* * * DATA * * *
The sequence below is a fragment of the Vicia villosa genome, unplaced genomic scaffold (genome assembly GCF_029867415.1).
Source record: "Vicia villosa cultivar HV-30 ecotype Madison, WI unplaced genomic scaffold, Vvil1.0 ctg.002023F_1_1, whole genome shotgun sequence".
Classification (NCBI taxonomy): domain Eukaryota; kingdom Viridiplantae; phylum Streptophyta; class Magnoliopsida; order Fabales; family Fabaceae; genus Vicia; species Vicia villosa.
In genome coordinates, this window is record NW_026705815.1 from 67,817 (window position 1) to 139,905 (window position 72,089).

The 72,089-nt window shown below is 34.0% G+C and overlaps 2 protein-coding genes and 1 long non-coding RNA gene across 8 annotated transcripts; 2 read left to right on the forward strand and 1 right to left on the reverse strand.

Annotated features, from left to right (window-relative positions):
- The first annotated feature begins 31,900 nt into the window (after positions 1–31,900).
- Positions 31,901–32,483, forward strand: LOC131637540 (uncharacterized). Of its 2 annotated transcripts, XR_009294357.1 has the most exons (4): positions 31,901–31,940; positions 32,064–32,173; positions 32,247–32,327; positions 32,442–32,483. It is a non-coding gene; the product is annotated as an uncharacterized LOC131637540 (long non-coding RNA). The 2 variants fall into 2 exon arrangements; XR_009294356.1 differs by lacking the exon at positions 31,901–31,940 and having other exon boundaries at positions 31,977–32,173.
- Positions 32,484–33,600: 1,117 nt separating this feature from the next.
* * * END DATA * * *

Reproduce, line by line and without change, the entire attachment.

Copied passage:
The sequence below is a fragment of the Vicia villosa genome, unplaced genomic scaffold (genome assembly GCF_029867415.1).
Source record: "Vicia villosa cultivar HV-30 ecotype Madison, WI unplaced genomic scaffold, Vvil1.0 ctg.002023F_1_1, whole genome shotgun sequence".
Classification (NCBI taxonomy): domain Eukaryota; kingdom Viridiplantae; phylum Streptophyta; class Magnoliopsida; order Fabales; family Fabaceae; genus Vicia; species Vicia villosa.
In genome coordinates, this window is record NW_026705815.1 from 67,817 (window position 1) to 139,905 (window position 72,089).

The 72,089-nt window shown below is 34.0% G+C and overlaps 2 protein-coding genes and 1 long non-coding RNA gene across 8 annotated transcripts; 2 read left to right on the forward strand and 1 right to left on the reverse strand.

Annotated features, from left to right (window-relative positions):
- The first annotated feature begins 31,900 nt into the window (after positions 1–31,900).
- Positions 31,901–32,483, forward strand: LOC131637540 (uncharacterized). Of its 2 annotated transcripts, XR_009294357.1 has the most exons (4): positions 31,901–31,940; positions 32,064–32,173; positions 32,247–32,327; positions 32,442–32,483. It is a non-coding gene; the product is annotated as an uncharacterized LOC131637540 (long non-coding RNA). The 2 variants fall into 2 exon arrangements; XR_009294356.1 differs by lacking the exon at positions 31,901–31,940 and having other exon boundaries at positions 31,977–32,173.
- Positions 32,484–33,600: 1,117 nt separating this feature from the next.